Independent Clauses | n. —unusual words about underappreciated music

Singles: Indie-pop and such

May 23, 2018

1. “Into the Unknown” – The Lighthouse and the Whaler. Just an absolute, A+, oh-wow-2010-was-great, stomping, soaring folk-pop song. It’s like a Lord Huron and Lumineers collaboration that preserves all the best parts of both of their work. There are even “HEY”s. I’m in love.

2. “No Mamma” – Animal House (UK). This is the most infectious British guitar rock tune since Marsicans showed up. It’s got a lot of early ’00s Strokes in it, but it’s more rubbery, more bouncy, and way less preening than Casablancas and co. Yep, just a really great pop song about being young. Ace.

3. “Free Like a Broken Heart” – Birdtalker. If you like your folk/alt-country with a heavy dose of Motown soul, you’ll whip your head in the direction of Birdtalker. The dual vocals are strong, the arrangement is excellent, and the whole thing comes off like a Dawes track coming out of a historic Detroit studio.

4. “Miss Him Too” – Nate Daviau. “You miss the man you fell in love with / honey / I miss him too” is about the most alt-country sentiment I can imagine. It’s aggressive yet mopey, self-aware yet miserable. The crunchy, Jayhawks/Old ’97s-style arrangement fits perfectly with these lyrics. Daviau has a lot of swagger going on in this track.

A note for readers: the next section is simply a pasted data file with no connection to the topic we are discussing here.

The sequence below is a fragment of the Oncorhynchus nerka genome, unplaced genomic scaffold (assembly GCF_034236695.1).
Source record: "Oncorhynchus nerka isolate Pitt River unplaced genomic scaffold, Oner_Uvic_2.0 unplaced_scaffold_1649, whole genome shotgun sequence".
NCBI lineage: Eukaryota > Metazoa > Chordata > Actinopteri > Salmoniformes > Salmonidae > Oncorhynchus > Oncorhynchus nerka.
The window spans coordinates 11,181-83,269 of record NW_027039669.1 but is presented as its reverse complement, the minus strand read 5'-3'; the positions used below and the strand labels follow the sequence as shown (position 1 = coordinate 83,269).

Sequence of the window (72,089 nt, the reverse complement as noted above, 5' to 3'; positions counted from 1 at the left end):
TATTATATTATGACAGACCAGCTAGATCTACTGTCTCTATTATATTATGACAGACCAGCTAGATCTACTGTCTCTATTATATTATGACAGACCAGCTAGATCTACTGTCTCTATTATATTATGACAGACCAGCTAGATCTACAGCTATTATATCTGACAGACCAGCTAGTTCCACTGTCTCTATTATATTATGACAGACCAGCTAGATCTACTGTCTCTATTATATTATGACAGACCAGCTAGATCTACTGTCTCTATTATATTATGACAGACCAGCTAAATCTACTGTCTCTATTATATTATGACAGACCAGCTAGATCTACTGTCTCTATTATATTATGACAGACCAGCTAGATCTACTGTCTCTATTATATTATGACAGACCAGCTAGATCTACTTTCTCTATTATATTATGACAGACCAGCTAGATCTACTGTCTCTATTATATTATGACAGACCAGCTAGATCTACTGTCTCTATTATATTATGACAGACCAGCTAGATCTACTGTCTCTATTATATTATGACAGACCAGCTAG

5. “Less Than Positive” – Michael Nau. There’s some ’50s pop mixing, some loping country-style bass, some Gregory Alan Isakov vocal performance, and bright-shiny guitars all thrown together into a great pop song. If you need a smile but don’t want to go full-on happy, there’s just enough downer here to keep it real (while still being a lot of fun).

6. “Glow” – Brooke Annibale. Power-pop that doesn’t go for the Big Crunch–more like Fountains of Wayne, or Spoon, or even the fuzzed-out elements of Spiritualized. The song keeps an even keel but stays exciting throughout.

7. “Dreaming About You” – Polychrome. Dreamy electro-pop with ODESZA-style post-dub vocal blips and twiddly melodies over a thick synth base. There’s a lot of songs that could be described like that, but this is one that nails it with an X factor, where others just sound like ODESZA.

8. “Please Don’t Let My Art Die” – Marc with a C. Uber-satirist Marc with a C turns his gaze toward the hereafter and pens a plaintive, honest look at what it means to leave behind a legacy as an artist and person. It’s couched in a jangly, punchy power-pop tune that Marc has refined to a T. The a cappella bit at the end is just lovely.

9. “Lake Erie” – Wild Pink. John Ross manages to sound vulnerable and confident at the same time–conveying the emotions of uncertain and confusion in a rock-solid performance. His gentle voice mixes excellently with the jangling indie-rock guitars. This song is full of happy-sad; the sort of sadness that makes some people just happy inside.

10. “Round but Jaded” – Dear Life,. Alternating between a delicate alt-pop tune and a stomping indie-rock one, this track has a lot of sonic diversity. I love a good arpeggiator, and their use of synth is the beating heart of this song. The vocals are also a unique touch.

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Stephen Carradini and Lisa Whealy write reviews of instrumental, folk, and singer/songwriter music. We write about those trying to make the next step in their careers and established artists.

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